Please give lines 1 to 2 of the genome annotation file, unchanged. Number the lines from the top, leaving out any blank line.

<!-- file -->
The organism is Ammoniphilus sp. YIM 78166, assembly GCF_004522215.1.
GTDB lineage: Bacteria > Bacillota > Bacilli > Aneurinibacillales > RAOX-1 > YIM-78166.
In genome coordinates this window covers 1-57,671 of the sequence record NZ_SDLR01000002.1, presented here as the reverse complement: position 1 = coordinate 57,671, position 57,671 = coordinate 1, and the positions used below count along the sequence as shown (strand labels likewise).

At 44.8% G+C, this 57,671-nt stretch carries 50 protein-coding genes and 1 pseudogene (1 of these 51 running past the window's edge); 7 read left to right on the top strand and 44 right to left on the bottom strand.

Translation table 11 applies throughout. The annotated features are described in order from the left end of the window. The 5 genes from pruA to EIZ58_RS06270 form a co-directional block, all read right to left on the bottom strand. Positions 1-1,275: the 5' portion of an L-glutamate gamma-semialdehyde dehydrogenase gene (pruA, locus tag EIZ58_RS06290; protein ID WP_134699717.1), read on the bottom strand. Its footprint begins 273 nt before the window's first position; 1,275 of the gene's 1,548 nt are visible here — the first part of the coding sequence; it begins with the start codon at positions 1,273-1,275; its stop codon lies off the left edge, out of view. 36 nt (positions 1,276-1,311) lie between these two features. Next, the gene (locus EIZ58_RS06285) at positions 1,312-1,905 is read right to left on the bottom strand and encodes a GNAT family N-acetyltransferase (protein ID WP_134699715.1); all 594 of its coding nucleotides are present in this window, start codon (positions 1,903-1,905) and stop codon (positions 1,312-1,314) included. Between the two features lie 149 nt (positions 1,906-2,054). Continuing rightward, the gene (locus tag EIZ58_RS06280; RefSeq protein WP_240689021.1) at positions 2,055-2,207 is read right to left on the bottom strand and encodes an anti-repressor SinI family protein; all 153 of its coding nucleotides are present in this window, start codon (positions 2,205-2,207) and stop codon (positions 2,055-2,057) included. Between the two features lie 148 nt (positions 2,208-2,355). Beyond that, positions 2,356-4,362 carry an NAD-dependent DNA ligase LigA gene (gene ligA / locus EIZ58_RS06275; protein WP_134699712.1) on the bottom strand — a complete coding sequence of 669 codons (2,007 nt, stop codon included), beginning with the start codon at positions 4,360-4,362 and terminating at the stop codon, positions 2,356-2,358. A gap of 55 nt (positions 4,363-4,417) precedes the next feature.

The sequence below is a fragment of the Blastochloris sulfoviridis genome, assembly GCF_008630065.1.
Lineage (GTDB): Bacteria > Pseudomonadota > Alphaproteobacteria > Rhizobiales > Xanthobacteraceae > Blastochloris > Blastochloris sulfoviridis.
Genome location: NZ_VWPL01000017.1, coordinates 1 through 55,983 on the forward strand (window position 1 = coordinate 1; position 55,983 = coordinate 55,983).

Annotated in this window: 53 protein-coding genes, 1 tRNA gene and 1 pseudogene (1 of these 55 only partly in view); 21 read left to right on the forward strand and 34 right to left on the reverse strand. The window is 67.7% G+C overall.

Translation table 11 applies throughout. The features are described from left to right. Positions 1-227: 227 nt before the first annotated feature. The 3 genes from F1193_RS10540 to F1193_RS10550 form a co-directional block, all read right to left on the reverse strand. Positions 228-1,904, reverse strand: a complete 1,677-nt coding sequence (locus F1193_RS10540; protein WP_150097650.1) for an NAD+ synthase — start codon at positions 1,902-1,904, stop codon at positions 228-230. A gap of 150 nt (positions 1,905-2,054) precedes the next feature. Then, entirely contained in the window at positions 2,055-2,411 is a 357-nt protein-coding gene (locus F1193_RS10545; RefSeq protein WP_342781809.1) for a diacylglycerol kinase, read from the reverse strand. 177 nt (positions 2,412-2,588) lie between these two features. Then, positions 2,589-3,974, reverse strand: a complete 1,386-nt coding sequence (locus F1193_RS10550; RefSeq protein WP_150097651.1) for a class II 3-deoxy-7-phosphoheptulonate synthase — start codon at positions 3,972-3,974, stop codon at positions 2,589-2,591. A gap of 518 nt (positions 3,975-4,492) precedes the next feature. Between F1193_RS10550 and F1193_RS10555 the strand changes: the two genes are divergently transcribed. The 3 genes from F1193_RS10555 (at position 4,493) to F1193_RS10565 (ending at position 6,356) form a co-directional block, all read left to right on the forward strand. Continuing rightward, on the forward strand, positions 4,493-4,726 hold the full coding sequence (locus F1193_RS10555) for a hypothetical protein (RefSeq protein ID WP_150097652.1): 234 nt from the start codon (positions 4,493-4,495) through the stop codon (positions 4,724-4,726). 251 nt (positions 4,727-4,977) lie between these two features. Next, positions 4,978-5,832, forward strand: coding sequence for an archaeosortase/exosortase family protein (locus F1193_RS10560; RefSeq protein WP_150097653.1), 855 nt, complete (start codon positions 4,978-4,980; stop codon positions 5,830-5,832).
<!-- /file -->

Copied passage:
The organism is Ammoniphilus sp. YIM 78166, assembly GCF_004522215.1.
GTDB lineage: Bacteria > Bacillota > Bacilli > Aneurinibacillales > RAOX-1 > YIM-78166.